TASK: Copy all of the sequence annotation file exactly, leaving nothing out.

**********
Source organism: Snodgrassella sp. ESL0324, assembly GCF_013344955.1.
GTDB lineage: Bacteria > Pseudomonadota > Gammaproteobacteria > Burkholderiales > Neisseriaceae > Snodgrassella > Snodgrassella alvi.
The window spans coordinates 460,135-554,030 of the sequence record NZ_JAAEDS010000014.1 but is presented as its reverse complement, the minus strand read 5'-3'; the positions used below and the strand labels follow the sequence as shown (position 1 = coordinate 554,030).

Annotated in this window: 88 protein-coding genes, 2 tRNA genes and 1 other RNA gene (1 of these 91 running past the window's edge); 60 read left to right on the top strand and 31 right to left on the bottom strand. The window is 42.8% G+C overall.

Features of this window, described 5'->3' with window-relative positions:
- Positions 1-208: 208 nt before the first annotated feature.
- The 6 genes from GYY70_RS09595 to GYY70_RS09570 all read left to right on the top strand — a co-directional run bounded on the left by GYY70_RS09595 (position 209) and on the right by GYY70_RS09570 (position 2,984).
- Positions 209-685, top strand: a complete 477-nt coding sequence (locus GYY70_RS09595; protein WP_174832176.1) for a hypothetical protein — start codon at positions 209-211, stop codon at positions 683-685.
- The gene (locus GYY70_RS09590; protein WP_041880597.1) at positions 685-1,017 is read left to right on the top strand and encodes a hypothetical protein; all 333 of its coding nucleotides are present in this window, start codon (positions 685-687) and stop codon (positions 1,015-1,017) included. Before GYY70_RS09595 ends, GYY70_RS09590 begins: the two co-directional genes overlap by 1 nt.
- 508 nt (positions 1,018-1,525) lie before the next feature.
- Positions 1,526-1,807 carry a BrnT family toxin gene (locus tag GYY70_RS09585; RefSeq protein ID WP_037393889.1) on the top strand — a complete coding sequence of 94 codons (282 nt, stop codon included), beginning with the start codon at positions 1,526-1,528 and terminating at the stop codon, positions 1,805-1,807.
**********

Source organism: Snodgrassella sp. ESL0324, assembly GCF_013344955.1.
GTDB lineage: Bacteria > Pseudomonadota > Gammaproteobacteria > Burkholderiales > Neisseriaceae > Snodgrassella > Snodgrassella alvi.
The window spans coordinates 460,135-554,030 of the sequence record NZ_JAAEDS010000014.1 but is presented as its reverse complement, the minus strand read 5'-3'; the positions used below and the strand labels follow the sequence as shown (position 1 = coordinate 554,030).

Annotated in this window: 88 protein-coding genes, 2 tRNA genes and 1 other RNA gene (1 of these 91 running past the window's edge); 60 read left to right on the top strand and 31 right to left on the bottom strand. The window is 42.8% G+C overall.

Features of this window, described 5'->3' with window-relative positions:
- Positions 1-208: 208 nt before the first annotated feature.
- The 6 genes from GYY70_RS09595 to GYY70_RS09570 all read left to right on the top strand — a co-directional run bounded on the left by GYY70_RS09595 (position 209) and on the right by GYY70_RS09570 (position 2,984).
- Positions 209-685, top strand: a complete 477-nt coding sequence (locus GYY70_RS09595; protein WP_174832176.1) for a hypothetical protein — start codon at positions 209-211, stop codon at positions 683-685.
- The gene (locus GYY70_RS09590; protein WP_041880597.1) at positions 685-1,017 is read left to right on the top strand and encodes a hypothetical protein; all 333 of its coding nucleotides are present in this window, start codon (positions 685-687) and stop codon (positions 1,015-1,017) included. Before GYY70_RS09595 ends, GYY70_RS09590 begins: the two co-directional genes overlap by 1 nt.
- 508 nt (positions 1,018-1,525) lie before the next feature.
- Positions 1,526-1,807 carry a BrnT family toxin gene (locus tag GYY70_RS09585; RefSeq protein ID WP_037393889.1) on the top strand — a complete coding sequence of 94 codons (282 nt, stop codon included), beginning with the start codon at positions 1,526-1,528 and terminating at the stop codon, positions 1,805-1,807.